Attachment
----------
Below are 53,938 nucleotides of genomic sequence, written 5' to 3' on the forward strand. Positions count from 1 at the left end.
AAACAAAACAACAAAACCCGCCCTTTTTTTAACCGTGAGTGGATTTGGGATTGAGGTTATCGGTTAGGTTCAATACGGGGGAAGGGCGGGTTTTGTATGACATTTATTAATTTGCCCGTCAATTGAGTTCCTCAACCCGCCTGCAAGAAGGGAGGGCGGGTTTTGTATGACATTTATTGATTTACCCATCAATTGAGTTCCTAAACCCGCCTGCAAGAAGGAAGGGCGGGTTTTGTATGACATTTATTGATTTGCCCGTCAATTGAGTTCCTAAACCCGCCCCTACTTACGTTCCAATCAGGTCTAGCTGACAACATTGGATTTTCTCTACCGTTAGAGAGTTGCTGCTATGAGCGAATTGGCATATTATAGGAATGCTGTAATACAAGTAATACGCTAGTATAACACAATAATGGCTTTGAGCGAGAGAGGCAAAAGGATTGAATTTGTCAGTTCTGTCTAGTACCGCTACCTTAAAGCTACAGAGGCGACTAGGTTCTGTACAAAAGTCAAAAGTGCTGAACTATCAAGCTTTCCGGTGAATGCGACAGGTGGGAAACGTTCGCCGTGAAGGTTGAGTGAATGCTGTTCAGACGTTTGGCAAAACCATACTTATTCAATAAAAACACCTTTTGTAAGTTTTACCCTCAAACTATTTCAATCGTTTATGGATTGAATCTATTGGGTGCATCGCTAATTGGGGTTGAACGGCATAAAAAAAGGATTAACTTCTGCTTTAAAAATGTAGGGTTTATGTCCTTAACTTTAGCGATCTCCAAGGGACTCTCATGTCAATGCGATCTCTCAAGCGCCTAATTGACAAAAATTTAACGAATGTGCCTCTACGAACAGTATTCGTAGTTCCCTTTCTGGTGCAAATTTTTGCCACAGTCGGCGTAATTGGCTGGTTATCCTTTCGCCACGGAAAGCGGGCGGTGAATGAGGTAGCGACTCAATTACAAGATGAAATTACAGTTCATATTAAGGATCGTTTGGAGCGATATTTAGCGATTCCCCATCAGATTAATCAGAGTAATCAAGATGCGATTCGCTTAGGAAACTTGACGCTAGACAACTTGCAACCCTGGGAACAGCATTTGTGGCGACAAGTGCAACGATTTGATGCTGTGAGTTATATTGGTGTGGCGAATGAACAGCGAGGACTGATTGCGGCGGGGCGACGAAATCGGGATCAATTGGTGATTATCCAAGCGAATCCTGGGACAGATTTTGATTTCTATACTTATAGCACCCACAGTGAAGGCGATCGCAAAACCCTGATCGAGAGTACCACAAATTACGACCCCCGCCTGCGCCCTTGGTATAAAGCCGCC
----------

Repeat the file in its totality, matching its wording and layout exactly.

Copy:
Below are 53,938 nucleotides of genomic sequence, written 5' to 3' on the forward strand. Positions count from 1 at the left end.
AAACAAAACAACAAAACCCGCCCTTTTTTTAACCGTGAGTGGATTTGGGATTGAGGTTATCGGTTAGGTTCAATACGGGGGAAGGGCGGGTTTTGTATGACATTTATTAATTTGCCCGTCAATTGAGTTCCTCAACCCGCCTGCAAGAAGGGAGGGCGGGTTTTGTATGACATTTATTGATTTACCCATCAATTGAGTTCCTAAACCCGCCTGCAAGAAGGAAGGGCGGGTTTTGTATGACATTTATTGATTTGCCCGTCAATTGAGTTCCTAAACCCGCCCCTACTTACGTTCCAATCAGGTCTAGCTGACAACATTGGATTTTCTCTACCGTTAGAGAGTTGCTGCTATGAGCGAATTGGCATATTATAGGAATGCTGTAATACAAGTAATACGCTAGTATAACACAATAATGGCTTTGAGCGAGAGAGGCAAAAGGATTGAATTTGTCAGTTCTGTCTAGTACCGCTACCTTAAAGCTACAGAGGCGACTAGGTTCTGTACAAAAGTCAAAAGTGCTGAACTATCAAGCTTTCCGGTGAATGCGACAGGTGGGAAACGTTCGCCGTGAAGGTTGAGTGAATGCTGTTCAGACGTTTGGCAAAACCATACTTATTCAATAAAAACACCTTTTGTAAGTTTTACCCTCAAACTATTTCAATCGTTTATGGATTGAATCTATTGGGTGCATCGCTAATTGGGGTTGAACGGCATAAAAAAAGGATTAACTTCTGCTTTAAAAATGTAGGGTTTATGTCCTTAACTTTAGCGATCTCCAAGGGACTCTCATGTCAATGCGATCTCTCAAGCGCCTAATTGACAAAAATTTAACGAATGTGCCTCTACGAACAGTATTCGTAGTTCCCTTTCTGGTGCAAATTTTTGCCACAGTCGGCGTAATTGGCTGGTTATCCTTTCGCCACGGAAAGCGGGCGGTGAATGAGGTAGCGACTCAATTACAAGATGAAATTACAGTTCATATTAAGGATCGTTTGGAGCGATATTTAGCGATTCCCCATCAGATTAATCAGAGTAATCAAGATGCGATTCGCTTAGGAAACTTGACGCTAGACAACTTGCAACCCTGGGAACAGCATTTGTGGCGACAAGTGCAACGATTTGATGCTGTGAGTTATATTGGTGTGGCGAATGAACAGCGAGGACTGATTGCGGCGGGGCGACGAAATCGGGATCAATTGGTGATTATCCAAGCGAATCCTGGGACAGATTTTGATTTCTATACTTATAGCACCCACAGTGAAGGCGATCGCAAAACCCTGATCGAGAGTACCACAAATTACGACCCCCGCCTGCGCCCTTGGTATAAAGCCGCC